Notice as well that the set of assumptions in \(\eqref{eq:eq4}\) actually give us \(n - 1\) equations in terms of the derivatives of the unknown functions : \({u_1}\left( t \right),{u_2}\left( t \right), \ldots ,{u_n}\left( t \right)\).

All we need to do then is finish generating the first equation we started this process to find (*i.e.* plugging \(\eqref{eq:eq2}\) into \(\eqref{eq:eq1}\)). To do this we’ll need one more derivative of the guess. Differentiating the \({\left( {n - 1}
\right)^{{\mbox{st}}}}\) derivative, which we can get from \(\eqref{eq:eq3}\), to get the \(n\)^{th} derivative gives,

This time we’ll also not be making any assumptions to simplify this but instead just plug this along with the derivatives given in \(\eqref{eq:eq3}\) into the differential equation, \(\eqref{eq:eq1}\)

\[\begin{align*}{u_1}y_1^{\left( n \right)} + {u_2}y_2^{\left( n \right)} + \cdots + {u_n}y_n^{\left( n \right)} + {{u'}_1}y_1^{\left( {n - 1} \right)} + {{u'}_2}y_2^{\left( {n - 1} \right)} + \cdots + {{u'}_n}y_n^{\left( {n - 1} \right)} & + \\ {p_{n - 1}}\left( t \right)\left[ {{u_1}y_1^{\left( {n - 1} \right)} + {u_2}y_2^{\left( {n - 1} \right)} + \cdots + {u_n}y_n^{\left( {n - 1} \right)}} \right] & + \\ \vdots \hspace{1.1in} & \\ {p_1}\left( t \right)\left[ {{u_1}{{y'}_1} + {u_2}{{y'}_2} + \cdots + {u_n}{{y'}_n}} \right] & + \\ {p_0}\left( t \right)\left[ {{u_1}{y_1} + {u_2}{y_2} + \cdots + {u_n}{y_n}} \right] & = g\left( t \right)\end{align*}\]Next, rearrange this a little to get,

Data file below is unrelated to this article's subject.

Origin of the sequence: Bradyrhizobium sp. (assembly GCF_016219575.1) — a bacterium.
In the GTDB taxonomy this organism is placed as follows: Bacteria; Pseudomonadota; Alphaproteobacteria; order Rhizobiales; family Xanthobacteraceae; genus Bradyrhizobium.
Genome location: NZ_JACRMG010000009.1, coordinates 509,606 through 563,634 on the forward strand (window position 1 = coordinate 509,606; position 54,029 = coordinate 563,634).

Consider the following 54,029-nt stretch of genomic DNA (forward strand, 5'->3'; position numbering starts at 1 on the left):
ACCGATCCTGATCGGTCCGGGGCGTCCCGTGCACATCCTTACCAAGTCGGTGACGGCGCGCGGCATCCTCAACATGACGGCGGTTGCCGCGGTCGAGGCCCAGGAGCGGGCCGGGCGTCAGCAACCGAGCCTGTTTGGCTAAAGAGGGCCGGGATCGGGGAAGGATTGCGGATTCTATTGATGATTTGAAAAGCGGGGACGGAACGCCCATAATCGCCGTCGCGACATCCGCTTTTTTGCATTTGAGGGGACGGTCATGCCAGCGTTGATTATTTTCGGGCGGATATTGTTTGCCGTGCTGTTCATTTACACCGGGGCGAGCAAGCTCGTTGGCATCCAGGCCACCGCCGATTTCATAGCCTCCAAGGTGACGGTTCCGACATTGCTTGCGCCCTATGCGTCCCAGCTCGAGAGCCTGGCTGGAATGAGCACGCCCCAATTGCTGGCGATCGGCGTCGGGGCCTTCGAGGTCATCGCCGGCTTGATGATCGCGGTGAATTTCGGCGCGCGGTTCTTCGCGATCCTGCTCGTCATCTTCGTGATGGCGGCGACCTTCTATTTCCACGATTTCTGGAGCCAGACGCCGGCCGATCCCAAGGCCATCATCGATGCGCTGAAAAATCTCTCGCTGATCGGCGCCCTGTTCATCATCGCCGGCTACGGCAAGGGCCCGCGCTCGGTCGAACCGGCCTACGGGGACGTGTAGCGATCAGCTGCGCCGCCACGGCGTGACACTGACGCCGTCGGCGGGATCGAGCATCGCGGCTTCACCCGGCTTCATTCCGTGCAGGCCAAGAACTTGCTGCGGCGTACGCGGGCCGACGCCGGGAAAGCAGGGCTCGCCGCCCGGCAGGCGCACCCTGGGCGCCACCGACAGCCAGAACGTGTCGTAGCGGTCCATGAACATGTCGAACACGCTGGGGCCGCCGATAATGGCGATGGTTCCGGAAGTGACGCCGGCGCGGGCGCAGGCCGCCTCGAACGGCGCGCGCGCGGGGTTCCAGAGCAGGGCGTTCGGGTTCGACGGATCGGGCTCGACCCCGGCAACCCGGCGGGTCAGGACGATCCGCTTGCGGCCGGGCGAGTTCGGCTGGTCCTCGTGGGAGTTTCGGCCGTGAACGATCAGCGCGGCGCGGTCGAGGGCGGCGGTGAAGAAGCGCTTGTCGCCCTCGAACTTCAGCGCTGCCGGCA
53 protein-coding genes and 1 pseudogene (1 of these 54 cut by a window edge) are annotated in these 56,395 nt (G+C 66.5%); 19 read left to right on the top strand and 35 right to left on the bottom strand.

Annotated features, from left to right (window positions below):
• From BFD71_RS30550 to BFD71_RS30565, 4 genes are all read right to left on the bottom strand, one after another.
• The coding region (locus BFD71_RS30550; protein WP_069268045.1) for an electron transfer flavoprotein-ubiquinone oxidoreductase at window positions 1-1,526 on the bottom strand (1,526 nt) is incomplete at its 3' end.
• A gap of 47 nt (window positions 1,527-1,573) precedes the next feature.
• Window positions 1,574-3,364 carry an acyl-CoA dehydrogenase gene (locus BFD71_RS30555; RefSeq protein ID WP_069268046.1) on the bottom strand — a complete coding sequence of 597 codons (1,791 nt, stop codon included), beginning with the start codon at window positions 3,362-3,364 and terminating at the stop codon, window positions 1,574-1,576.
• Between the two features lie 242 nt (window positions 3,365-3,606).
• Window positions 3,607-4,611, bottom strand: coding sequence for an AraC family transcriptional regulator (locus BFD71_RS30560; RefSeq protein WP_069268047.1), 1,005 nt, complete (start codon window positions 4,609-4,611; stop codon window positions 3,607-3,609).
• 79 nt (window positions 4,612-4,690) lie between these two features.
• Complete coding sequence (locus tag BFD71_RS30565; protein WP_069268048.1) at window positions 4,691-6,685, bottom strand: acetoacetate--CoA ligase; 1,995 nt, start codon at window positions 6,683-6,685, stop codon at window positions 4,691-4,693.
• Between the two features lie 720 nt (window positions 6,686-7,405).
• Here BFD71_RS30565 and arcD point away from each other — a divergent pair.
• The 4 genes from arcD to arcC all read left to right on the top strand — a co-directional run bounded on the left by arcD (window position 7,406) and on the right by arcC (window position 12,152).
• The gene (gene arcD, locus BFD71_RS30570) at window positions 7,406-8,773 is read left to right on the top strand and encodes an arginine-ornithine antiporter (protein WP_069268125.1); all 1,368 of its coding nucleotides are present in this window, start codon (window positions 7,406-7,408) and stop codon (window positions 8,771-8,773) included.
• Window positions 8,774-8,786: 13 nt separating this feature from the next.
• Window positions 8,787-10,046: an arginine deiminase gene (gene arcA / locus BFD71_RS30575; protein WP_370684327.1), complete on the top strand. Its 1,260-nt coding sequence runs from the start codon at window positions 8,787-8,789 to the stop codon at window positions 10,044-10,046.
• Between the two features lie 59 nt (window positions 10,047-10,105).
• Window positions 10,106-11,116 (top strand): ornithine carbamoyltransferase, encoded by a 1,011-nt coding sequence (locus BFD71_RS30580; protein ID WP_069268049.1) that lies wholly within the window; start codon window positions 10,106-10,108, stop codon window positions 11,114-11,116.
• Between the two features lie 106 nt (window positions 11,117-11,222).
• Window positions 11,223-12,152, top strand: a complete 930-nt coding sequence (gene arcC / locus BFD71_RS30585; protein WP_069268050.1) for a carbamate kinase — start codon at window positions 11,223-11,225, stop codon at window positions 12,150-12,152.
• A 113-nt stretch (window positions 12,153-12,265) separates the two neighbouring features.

\[\begin{align*}{u_1}\left[ {y_1^{\left( n \right)} + {p_{n - 1}}\left( t \right)y_1^{\left( {n - 1} \right)} + \cdots + {p_1}\left( t \right){{y'}_1} + {p_0}\left( t \right){y_1}} \right] & + \\ {u_2}\left[ {y_2^{\left( n \right)} + {p_{n - 1}}\left( t \right)y_2^{\left( {n - 1} \right)} + \cdots + {p_1}\left( t \right){{y'}_2} + {p_0}\left( t \right){y_2}} \right] & + \\ \vdots \hspace{2.0in} & \\ {u_n}\left[ {y_n^{\left( n \right)} + {p_{n - 1}}\left( t \right)y_n^{\left( {n - 1} \right)} + \cdots + {p_1}\left( t \right){{y'}_n} + {p_0}\left( t \right){y_n}} \right] & + \\ {{u'}_1}y_1^{\left( {n - 1} \right)} + {{u'}_2}y_2^{\left( {n - 1} \right)} + \cdots + {{u'}_n}y_n^{\left( {n - 1} \right)} & = g\left( t \right)\end{align*}\]Recall that \({y_1}\left( t \right),{y_2}\left( t \right), \ldots ,{y_n}\left( t \right)\) are all solutions to the homogeneous differential equation and so all the quantities in the \(\left[ {\,\,} \right]\) are zero and this reduces down to,